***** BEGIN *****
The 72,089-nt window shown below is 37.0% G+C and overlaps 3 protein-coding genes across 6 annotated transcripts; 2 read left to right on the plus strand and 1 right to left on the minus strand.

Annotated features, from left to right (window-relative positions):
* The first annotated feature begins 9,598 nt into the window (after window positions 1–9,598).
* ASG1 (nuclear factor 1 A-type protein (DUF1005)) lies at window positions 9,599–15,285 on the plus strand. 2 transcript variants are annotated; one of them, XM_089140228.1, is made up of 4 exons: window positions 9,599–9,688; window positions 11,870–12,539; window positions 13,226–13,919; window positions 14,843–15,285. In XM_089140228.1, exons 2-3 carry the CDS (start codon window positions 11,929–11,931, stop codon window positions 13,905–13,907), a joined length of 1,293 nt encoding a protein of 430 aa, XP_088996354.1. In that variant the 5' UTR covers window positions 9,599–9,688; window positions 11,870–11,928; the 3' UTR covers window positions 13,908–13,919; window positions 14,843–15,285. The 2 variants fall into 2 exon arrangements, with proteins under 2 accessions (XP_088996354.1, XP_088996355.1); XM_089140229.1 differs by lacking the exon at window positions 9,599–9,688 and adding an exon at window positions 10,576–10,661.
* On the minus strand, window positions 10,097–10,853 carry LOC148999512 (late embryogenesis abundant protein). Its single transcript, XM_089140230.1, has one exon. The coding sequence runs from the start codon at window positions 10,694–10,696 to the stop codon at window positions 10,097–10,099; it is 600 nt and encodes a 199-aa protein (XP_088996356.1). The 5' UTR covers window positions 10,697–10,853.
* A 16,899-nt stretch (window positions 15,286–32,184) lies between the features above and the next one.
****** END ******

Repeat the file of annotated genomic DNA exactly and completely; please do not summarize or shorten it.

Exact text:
The 72,089-nt window shown below is 37.0% G+C and overlaps 3 protein-coding genes across 6 annotated transcripts; 2 read left to right on the plus strand and 1 right to left on the minus strand.

Annotated features, from left to right (window-relative positions):
* The first annotated feature begins 9,598 nt into the window (after window positions 1–9,598).
* ASG1 (nuclear factor 1 A-type protein (DUF1005)) lies at window positions 9,599–15,285 on the plus strand. 2 transcript variants are annotated; one of them, XM_089140228.1, is made up of 4 exons: window positions 9,599–9,688; window positions 11,870–12,539; window positions 13,226–13,919; window positions 14,843–15,285. In XM_089140228.1, exons 2-3 carry the CDS (start codon window positions 11,929–11,931, stop codon window positions 13,905–13,907), a joined length of 1,293 nt encoding a protein of 430 aa, XP_088996354.1. In that variant the 5' UTR covers window positions 9,599–9,688; window positions 11,870–11,928; the 3' UTR covers window positions 13,908–13,919; window positions 14,843–15,285. The 2 variants fall into 2 exon arrangements, with proteins under 2 accessions (XP_088996354.1, XP_088996355.1); XM_089140229.1 differs by lacking the exon at window positions 9,599–9,688 and adding an exon at window positions 10,576–10,661.
* On the minus strand, window positions 10,097–10,853 carry LOC148999512 (late embryogenesis abundant protein). Its single transcript, XM_089140230.1, has one exon. The coding sequence runs from the start codon at window positions 10,694–10,696 to the stop codon at window positions 10,097–10,099; it is 600 nt and encodes a 199-aa protein (XP_088996356.1). The 5' UTR covers window positions 10,697–10,853.
* A 16,899-nt stretch (window positions 15,286–32,184) lies between the features above and the next one.